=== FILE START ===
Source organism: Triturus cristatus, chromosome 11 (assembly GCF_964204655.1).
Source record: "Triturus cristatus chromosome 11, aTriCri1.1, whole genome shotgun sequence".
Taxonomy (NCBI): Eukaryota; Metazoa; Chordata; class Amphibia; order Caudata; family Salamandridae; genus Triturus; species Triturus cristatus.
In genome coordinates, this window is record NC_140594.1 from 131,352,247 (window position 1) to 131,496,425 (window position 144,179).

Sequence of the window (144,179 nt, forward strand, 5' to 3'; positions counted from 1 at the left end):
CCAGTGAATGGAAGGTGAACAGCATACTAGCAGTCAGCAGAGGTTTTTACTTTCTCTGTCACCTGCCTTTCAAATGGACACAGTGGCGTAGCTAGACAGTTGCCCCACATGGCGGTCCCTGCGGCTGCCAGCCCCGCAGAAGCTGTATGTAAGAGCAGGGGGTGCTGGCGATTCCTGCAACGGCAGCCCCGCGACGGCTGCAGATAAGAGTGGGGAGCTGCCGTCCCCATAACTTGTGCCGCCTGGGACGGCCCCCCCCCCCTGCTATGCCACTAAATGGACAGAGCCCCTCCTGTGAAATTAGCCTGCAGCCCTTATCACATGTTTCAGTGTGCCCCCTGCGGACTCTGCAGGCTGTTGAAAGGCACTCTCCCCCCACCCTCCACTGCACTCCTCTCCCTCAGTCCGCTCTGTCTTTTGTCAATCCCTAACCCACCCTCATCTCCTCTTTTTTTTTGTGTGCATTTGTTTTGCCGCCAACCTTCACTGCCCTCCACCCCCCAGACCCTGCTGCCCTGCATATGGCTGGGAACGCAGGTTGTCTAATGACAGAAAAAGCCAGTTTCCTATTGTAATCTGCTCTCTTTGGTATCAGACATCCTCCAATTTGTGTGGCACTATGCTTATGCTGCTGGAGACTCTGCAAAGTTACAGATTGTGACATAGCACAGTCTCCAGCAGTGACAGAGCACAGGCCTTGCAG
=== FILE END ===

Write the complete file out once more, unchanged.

Source organism: Triturus cristatus, chromosome 11 (assembly GCF_964204655.1).
Source record: "Triturus cristatus chromosome 11, aTriCri1.1, whole genome shotgun sequence".
Taxonomy (NCBI): Eukaryota; Metazoa; Chordata; class Amphibia; order Caudata; family Salamandridae; genus Triturus; species Triturus cristatus.
In genome coordinates, this window is record NC_140594.1 from 131,352,247 (window position 1) to 131,496,425 (window position 144,179).

Sequence of the window (144,179 nt, forward strand, 5' to 3'; positions counted from 1 at the left end):
CCAGTGAATGGAAGGTGAACAGCATACTAGCAGTCAGCAGAGGTTTTTACTTTCTCTGTCACCTGCCTTTCAAATGGACACAGTGGCGTAGCTAGACAGTTGCCCCACATGGCGGTCCCTGCGGCTGCCAGCCCCGCAGAAGCTGTATGTAAGAGCAGGGGGTGCTGGCGATTCCTGCAACGGCAGCCCCGCGACGGCTGCAGATAAGAGTGGGGAGCTGCCGTCCCCATAACTTGTGCCGCCTGGGACGGCCCCCCCCCCCTGCTATGCCACTAAATGGACAGAGCCCCTCCTGTGAAATTAGCCTGCAGCCCTTATCACATGTTTCAGTGTGCCCCCTGCGGACTCTGCAGGCTGTTGAAAGGCACTCTCCCCCCACCCTCCACTGCACTCCTCTCCCTCAGTCCGCTCTGTCTTTTGTCAATCCCTAACCCACCCTCATCTCCTCTTTTTTTTTGTGTGCATTTGTTTTGCCGCCAACCTTCACTGCCCTCCACCCCCCAGACCCTGCTGCCCTGCATATGGCTGGGAACGCAGGTTGTCTAATGACAGAAAAAGCCAGTTTCCTATTGTAATCTGCTCTCTTTGGTATCAGACATCCTCCAATTTGTGTGGCACTATGCTTATGCTGCTGGAGACTCTGCAAAGTTACAGATTGTGACATAGCACAGTCTCCAGCAGTGACAGAGCACAGGCCTTGCAG